Campus climate survey to gauge WKU experience

Lashana Harney

Surrounded by ongoing research, student emails often fill up with survey requests. This time, it’s about campus climate. 

Students, faculty, staff and administrators were asked a series of questions regarding the social atmosphere of WKU. 

The campus climate survey intends to measure the current attitudes, behaviors and experiences of WKU students, faculty and staff.

Graduate students from the department of counseling and student affairs created the survey.

Jackson, Mississippi graduate student Stephanie Lott said the research study began as a project for a research methods class. 

“Our assignment was to pick students that we need to research,” Lott said. “We were given LGBT students. So, given that group and how the friendly campus results just came out, this was a great opportunity to do this study on campus climate.”

Lott said the research started last month and is still ongoing. Lott said the research group plans to post results by mid-December.

Branson, Missouri graduate student Ethan Sykes said although the research is for a class, the results will be sent to administration to give a sense of how the students feel about their campus.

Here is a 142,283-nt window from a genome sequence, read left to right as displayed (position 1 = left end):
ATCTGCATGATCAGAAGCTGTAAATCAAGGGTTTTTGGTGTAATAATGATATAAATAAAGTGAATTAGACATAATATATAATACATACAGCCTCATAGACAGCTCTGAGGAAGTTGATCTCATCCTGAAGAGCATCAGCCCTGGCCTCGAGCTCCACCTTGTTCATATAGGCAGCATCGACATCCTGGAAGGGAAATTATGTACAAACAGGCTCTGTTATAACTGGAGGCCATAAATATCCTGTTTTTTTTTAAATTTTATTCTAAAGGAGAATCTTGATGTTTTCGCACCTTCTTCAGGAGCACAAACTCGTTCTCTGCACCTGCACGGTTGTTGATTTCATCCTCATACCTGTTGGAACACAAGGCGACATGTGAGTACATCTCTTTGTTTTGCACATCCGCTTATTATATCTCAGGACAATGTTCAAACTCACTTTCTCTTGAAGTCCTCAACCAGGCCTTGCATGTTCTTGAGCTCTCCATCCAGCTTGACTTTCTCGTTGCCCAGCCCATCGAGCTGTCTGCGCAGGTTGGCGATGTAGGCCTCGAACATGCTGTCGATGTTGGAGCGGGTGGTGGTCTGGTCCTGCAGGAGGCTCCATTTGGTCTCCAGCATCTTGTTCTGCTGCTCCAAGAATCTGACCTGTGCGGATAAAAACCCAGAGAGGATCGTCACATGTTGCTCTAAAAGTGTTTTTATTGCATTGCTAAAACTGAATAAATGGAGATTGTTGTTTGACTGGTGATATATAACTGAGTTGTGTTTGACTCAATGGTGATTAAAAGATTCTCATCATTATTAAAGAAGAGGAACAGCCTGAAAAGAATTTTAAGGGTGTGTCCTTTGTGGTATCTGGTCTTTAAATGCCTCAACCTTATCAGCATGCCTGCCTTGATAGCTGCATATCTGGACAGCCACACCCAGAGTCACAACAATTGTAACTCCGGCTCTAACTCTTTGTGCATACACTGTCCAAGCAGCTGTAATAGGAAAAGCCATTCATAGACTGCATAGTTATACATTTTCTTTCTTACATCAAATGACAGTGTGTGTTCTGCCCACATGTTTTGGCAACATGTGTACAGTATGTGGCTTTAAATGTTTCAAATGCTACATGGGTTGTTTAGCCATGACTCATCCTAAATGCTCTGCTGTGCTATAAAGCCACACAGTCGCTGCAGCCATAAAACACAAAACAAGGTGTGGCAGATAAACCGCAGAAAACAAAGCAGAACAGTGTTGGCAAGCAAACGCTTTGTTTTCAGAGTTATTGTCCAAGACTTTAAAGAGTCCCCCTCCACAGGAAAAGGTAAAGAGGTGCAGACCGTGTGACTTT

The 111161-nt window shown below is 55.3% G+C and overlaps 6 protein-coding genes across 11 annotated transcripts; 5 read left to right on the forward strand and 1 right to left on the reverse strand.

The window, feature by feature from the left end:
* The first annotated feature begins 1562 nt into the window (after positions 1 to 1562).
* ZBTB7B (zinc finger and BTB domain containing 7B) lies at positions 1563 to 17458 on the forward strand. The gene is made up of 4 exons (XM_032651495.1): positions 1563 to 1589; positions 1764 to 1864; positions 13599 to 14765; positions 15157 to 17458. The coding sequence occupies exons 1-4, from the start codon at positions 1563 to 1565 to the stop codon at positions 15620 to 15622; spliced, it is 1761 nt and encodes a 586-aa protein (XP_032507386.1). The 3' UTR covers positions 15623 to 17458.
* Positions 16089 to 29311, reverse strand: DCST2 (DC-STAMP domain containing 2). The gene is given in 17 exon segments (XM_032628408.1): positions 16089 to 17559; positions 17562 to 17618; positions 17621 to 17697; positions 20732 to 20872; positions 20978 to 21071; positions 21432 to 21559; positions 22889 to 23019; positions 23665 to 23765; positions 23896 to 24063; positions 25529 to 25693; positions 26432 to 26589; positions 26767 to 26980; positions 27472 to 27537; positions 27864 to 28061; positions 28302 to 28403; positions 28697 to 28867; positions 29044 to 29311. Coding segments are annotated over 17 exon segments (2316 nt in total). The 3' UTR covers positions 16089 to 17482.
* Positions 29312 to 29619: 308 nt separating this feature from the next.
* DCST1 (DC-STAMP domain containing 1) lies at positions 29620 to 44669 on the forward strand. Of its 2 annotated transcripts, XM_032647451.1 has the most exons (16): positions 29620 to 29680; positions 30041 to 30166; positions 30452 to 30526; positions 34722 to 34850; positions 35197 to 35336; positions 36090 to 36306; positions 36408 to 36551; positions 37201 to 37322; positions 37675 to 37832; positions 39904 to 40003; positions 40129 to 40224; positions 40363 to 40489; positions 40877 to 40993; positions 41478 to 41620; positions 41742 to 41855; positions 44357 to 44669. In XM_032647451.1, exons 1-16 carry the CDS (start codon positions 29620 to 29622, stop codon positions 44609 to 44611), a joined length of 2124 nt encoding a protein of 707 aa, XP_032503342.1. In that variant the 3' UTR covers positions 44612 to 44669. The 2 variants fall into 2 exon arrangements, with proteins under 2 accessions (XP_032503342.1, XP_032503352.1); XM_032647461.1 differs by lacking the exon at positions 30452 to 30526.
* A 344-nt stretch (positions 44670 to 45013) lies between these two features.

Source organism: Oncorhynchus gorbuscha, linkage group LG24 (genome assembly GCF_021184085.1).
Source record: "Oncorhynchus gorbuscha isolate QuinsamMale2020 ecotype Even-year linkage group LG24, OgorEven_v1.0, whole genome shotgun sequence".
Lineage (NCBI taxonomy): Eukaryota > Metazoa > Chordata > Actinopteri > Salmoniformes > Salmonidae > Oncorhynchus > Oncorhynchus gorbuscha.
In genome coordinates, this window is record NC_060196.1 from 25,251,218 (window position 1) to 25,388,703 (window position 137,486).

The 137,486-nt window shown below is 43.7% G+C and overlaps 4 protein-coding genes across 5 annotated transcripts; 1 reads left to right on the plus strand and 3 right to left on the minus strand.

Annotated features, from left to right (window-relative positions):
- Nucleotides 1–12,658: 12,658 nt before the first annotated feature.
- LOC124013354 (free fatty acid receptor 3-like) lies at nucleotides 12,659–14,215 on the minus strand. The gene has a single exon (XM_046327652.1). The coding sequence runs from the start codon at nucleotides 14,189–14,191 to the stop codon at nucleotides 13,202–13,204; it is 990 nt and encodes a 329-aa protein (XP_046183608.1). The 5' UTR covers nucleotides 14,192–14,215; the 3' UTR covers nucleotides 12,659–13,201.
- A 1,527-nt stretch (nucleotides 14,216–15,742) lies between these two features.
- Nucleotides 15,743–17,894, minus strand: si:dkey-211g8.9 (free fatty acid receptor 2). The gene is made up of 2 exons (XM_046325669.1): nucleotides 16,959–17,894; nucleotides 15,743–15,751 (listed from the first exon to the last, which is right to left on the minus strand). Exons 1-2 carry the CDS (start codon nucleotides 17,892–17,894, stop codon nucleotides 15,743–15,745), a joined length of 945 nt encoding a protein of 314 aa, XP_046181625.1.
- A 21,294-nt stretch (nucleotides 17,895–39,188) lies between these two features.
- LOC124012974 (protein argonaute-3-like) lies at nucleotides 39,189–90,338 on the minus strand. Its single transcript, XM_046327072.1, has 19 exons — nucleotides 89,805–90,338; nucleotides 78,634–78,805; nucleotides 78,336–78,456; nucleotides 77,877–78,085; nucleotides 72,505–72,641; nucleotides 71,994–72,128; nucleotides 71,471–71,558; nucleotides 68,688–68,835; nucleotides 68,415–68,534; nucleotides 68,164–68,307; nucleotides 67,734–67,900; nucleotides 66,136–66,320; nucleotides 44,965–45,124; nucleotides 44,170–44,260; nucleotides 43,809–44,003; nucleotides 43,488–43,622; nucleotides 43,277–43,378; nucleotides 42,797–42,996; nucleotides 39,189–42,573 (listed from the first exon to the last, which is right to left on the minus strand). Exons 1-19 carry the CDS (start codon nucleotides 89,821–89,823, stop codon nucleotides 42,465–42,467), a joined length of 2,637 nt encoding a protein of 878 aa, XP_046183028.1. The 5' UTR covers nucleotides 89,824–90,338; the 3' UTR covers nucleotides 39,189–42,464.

“We plan to branch out and maybe share our findings with administration on campus to maybe where they can do something…” Sykes said. 

Sykes said the survey will end before Thanksgiving. The results of the survey will vary depending on how many people respond.

“With any research, the more responses we have, the better our data and results,” Sykes said.

Sykes said the research group has already received over 150 responses from faculty and staff and about 85 responses from students.

“We’ve got a lot of surveys back,” Sykes said. “Some good, some bad.”

Sykes said the group used the email listservs to reach out to students, faculty and staff.

Louisville graduate student Danielle Hawks said the survey is a way to voice concerns about campus social climate while remaining anonymous.

“It’s the purpose of anonymity,” Hawks said. “Although there is a focus in our topic on LGBT students, I think our survey is going to allow people, who identify in any way, shape or form as a minority, to say how they feel.”

Sykes said the questions ask about the experiences of students, such as “Have you witnessed any misconduct on campus?” 

Lott said the responses to the questions will not only say what the campus climate is, but what it’s not. 

“I think the survey is going to do a lot of good things,” Lott said. “For whatever the results say, we hope that we have enough numbers to make it legitimate.”